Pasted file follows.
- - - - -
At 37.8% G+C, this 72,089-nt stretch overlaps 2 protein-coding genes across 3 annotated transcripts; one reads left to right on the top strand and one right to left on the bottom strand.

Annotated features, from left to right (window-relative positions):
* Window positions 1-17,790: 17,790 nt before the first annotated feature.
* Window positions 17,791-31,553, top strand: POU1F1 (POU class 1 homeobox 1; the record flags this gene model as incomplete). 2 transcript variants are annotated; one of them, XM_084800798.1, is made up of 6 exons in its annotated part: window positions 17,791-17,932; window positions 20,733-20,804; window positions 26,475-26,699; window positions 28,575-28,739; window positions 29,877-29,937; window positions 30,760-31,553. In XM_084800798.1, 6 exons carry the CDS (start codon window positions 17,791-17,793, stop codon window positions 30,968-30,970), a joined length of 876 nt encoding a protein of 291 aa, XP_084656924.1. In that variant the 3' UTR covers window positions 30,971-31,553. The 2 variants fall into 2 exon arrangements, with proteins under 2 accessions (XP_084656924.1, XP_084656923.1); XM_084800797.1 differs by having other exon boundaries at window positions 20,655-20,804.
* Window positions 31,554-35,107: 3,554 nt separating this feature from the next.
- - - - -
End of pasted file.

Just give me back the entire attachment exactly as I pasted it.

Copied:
At 37.8% G+C, this 72,089-nt stretch overlaps 2 protein-coding genes across 3 annotated transcripts; one reads left to right on the top strand and one right to left on the bottom strand.

Annotated features, from left to right (window-relative positions):
* Window positions 1-17,790: 17,790 nt before the first annotated feature.
* Window positions 17,791-31,553, top strand: POU1F1 (POU class 1 homeobox 1; the record flags this gene model as incomplete). 2 transcript variants are annotated; one of them, XM_084800798.1, is made up of 6 exons in its annotated part: window positions 17,791-17,932; window positions 20,733-20,804; window positions 26,475-26,699; window positions 28,575-28,739; window positions 29,877-29,937; window positions 30,760-31,553. In XM_084800798.1, 6 exons carry the CDS (start codon window positions 17,791-17,793, stop codon window positions 30,968-30,970), a joined length of 876 nt encoding a protein of 291 aa, XP_084656924.1. In that variant the 3' UTR covers window positions 30,971-31,553. The 2 variants fall into 2 exon arrangements, with proteins under 2 accessions (XP_084656924.1, XP_084656923.1); XM_084800797.1 differs by having other exon boundaries at window positions 20,655-20,804.
* Window positions 31,554-35,107: 3,554 nt separating this feature from the next.